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Students’ green efforts garner national honour

RIVERS — Daniel Kiazyk laughs as he recalls the shock on the face of local councillors when two of his students stood in front of Riverdale council and asked for an excavator.

The councillors were impressed, Kiazyk said, of the well-articulated pitch from two of his students. The girls wanted thousands of dollars to have a trench dug, linking two of the deepest water retention spots at a wetland under construction in Rivers.

Municipal council decided against their ask, but in every other occasion when Kiazyk’s class of teenagers asked for something, he notes, the adult politicians approved it.

The students asked for a bus loop and got it. They wanted to eradicate an invasive species and reseed an area with native prairie grass, and they got the go-ahead, too.

That initiative, just a hint of the multi-year effort at Rivers Collegiate to implement environmental learning throughout their school, is again being recognized nationally.

The Canadian Network for Environmental Education and Communication recently crowned Rivers Collegiate with a 2017 award of excellence in environmental education. The school won in the kindergarten to Grade 12 category.

Rivers students have been involved in developing signage, creating an alternative wind power source and building bird houses, docks and walkways to place at a wetland site that was once a gravel pit.

School officials acknowledged their award on Friday at a ceremony for the official opening for the Rivers Wetland Centre of Excellence, a natural habitat the school itself is developing.

Numerous partners have come on board to help with cultivating the wetlands, including Ducks Unlimited, which provided initial funding.

“You are doing what educators across the country wish their kids would do,” said Barrett Miller with FortWhyte Alive, an environmental and recreation centre in Winnipeg.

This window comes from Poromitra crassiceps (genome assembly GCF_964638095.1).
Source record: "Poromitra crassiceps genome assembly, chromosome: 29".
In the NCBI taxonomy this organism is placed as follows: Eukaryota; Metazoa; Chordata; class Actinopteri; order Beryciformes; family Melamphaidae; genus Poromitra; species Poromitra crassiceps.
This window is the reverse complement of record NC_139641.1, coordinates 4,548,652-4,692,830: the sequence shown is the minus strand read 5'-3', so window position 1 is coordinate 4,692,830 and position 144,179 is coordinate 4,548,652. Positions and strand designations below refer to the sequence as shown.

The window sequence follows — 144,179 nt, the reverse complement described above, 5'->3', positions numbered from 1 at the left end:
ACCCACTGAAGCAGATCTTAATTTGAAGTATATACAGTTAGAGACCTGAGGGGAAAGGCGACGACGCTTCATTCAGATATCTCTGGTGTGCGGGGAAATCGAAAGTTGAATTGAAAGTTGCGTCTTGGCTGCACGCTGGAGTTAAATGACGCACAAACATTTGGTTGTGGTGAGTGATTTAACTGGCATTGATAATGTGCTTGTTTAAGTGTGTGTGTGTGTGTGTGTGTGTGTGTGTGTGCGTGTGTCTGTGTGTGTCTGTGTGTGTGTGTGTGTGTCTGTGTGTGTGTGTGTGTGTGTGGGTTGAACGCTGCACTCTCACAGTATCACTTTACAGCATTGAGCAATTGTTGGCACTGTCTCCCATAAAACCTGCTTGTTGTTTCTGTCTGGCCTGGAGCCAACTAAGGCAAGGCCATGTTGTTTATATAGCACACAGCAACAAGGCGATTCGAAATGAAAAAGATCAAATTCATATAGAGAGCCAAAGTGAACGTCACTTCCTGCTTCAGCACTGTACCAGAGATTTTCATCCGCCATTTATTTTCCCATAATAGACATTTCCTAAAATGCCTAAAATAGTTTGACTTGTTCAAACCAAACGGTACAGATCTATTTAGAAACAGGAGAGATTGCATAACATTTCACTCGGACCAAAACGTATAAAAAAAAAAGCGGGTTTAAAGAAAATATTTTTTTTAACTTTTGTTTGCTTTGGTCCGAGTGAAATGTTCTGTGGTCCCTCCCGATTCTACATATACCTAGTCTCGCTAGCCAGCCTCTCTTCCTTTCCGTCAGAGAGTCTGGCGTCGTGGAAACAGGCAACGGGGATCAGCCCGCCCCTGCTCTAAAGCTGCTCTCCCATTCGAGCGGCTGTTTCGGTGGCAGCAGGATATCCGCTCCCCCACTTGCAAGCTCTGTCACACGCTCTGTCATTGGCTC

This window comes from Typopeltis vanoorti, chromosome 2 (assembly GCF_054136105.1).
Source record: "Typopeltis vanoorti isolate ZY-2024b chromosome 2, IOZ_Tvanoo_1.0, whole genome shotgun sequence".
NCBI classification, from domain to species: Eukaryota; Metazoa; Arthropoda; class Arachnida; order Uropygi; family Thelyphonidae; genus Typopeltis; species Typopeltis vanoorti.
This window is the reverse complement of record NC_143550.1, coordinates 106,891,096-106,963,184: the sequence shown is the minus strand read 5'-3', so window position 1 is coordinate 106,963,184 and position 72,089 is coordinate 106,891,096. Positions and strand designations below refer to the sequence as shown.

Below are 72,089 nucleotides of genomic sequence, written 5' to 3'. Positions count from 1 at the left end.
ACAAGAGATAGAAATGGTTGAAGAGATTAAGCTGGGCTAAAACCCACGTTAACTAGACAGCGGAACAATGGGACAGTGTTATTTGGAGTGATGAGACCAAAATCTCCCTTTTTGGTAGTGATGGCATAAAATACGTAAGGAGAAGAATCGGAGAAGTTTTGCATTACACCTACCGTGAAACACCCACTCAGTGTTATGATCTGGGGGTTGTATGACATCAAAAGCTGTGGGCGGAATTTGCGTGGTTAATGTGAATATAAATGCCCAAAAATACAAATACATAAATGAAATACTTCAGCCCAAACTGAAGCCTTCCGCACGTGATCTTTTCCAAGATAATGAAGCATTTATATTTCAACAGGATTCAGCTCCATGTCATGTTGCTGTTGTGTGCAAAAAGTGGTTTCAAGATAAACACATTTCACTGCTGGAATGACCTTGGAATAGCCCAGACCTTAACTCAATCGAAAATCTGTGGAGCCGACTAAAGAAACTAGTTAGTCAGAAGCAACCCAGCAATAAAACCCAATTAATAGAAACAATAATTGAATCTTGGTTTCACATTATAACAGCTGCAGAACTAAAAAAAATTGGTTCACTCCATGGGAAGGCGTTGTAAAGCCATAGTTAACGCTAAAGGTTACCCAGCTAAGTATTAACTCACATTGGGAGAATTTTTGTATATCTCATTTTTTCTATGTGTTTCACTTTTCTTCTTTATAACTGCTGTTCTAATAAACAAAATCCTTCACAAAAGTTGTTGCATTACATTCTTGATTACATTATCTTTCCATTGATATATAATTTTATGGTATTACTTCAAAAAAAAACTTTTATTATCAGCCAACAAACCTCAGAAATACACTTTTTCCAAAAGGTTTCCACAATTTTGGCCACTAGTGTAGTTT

In addition to the school-wide effort to integrate environmental teachings wherever possible, Rivers Collegiate credits two of its classes, the Grade 9-10 outdoor education course and the Grade 11-12 wetlands management class, with leading the charge.

In Grade 9-10, students learn about ecology and sustainability and take action on causes they’re passionate about. They’ve led garbage audits in the school, advocated for idle-free zones for vehicles and asked for a water bottle filling stations in the hallway.

“We actually have kids, at the end of Grade 10, who could become interpreters at Riding Mountain National Park,” Kiazyk said.

In the wetlands management course, students essentially become the brains behind the wetland.

They’ve asked municipal councillors for money and filed grants with other organizations. They helped carve a walking path and the shelter for an open-air classroom.

One of the class’ main projects is to teach a group of Grade 4 students about wetlands, planning a full day of lessons and activities.

On many occasions, students in the wetlands management class get their community and other classes involved.

“It’s really interesting,” said Emma Gray, a Grade 12 student.

“To me, I find it, I don’t know, very beautiful,” she replied. “It’s cool to see a school and a community come together and make something beautiful.”

Trained in the humanities, Kiazyk didn’t expect to become educated in the environmental sciences, but it’s proven to be rewarding.

As much as possible, he said it’s the students who come up with plans for the wetlands and devise a teaching plan for when Grade 4 students come to learn.

“I’ve been teaching here for 26 years,” Kiazyk said. “Here I am, near the end of my career, and it’s been rejuvenating.”

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